Oh, and I think I'm breaking this up into two parts, because it's pretty long.

Click on the images to see them larger.

ZITO SAYS: I took this at about 7 a.m. heading to work, to the field. I was driving south and getting sunlight on my face. I try to do self-portraits in creative ways. Here I held the lens up to the mirror while I was driving.
CLASS SAYS: --I really appreciate the depth of field (hereafter referred to as DoF) here, how your face is the only thing in focus. I think it really works with your intentions for the photo.
--That’s a lot of overexposed crap at the top of the image. You couldn’t have cropped it down some? It really detracts from the rest of the photo.
--But the blown-out palm trees are cool, they pull that whole ‘California’ vibe into the image. And the reflection in your sunglasses does the same, it adds a lot.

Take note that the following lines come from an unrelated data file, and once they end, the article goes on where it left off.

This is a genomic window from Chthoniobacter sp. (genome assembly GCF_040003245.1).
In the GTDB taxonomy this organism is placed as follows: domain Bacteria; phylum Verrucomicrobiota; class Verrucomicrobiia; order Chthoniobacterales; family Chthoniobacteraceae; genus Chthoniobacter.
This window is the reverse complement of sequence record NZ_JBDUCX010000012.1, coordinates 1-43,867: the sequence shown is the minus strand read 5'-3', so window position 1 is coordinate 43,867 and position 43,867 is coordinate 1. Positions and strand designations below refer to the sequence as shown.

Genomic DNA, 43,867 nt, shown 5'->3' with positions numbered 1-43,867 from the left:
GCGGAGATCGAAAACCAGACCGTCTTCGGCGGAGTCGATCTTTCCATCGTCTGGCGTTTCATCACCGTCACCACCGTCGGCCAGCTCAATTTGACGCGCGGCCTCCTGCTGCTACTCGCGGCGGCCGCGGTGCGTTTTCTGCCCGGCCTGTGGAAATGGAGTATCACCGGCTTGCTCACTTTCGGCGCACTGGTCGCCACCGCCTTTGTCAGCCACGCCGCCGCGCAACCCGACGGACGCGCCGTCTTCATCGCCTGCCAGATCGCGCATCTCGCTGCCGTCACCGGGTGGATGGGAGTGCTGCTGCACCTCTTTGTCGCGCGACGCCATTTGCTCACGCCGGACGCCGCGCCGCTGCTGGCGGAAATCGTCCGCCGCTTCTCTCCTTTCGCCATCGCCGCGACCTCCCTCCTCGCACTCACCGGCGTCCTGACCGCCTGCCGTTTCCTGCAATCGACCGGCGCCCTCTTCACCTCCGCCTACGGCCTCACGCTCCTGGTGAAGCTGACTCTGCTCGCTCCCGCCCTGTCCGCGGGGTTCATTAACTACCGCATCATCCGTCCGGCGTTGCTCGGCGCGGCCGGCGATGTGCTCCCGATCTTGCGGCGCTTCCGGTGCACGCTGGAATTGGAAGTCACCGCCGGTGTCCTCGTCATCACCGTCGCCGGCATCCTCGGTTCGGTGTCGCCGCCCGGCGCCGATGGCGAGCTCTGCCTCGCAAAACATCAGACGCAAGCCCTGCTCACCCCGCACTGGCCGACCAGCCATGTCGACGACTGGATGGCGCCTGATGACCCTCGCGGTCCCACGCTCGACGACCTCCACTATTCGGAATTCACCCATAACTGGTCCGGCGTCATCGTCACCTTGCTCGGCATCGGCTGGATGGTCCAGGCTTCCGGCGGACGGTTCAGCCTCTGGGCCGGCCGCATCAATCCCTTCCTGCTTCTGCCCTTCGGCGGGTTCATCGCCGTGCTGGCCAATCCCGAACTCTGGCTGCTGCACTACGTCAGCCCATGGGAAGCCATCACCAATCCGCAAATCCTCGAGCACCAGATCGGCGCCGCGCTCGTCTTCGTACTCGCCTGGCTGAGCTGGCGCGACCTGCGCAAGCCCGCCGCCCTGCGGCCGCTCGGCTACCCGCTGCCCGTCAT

--Does the ‘California’ vibe involve endangering other motorists by paying attention to your camera as opposed to the road?
--I think you could’ve cropped the left side of the image too. Crop it down at the top and in at the left, you have a lot of useless space there. It’s good to keep some of it, to keep from centering your main subject (law of thirds!), but there’s just too much here.
--The quality of light is really nice!

ZITO SAYS: This is [outfielder] Eric Byrnes in the training room. That's an everyday ritual for a lot of players. I'm not one to use powder. I like the moist sensation.
CLASS SAYS: --Not one part of this shot is in focus. The whole thing is slightly blurry.
--I think part of the problem is that all your highlights are way blown out and overexposed. What’s up with that huge white space over the All Sport bins on the right? You should’ve darkened that in postproduction.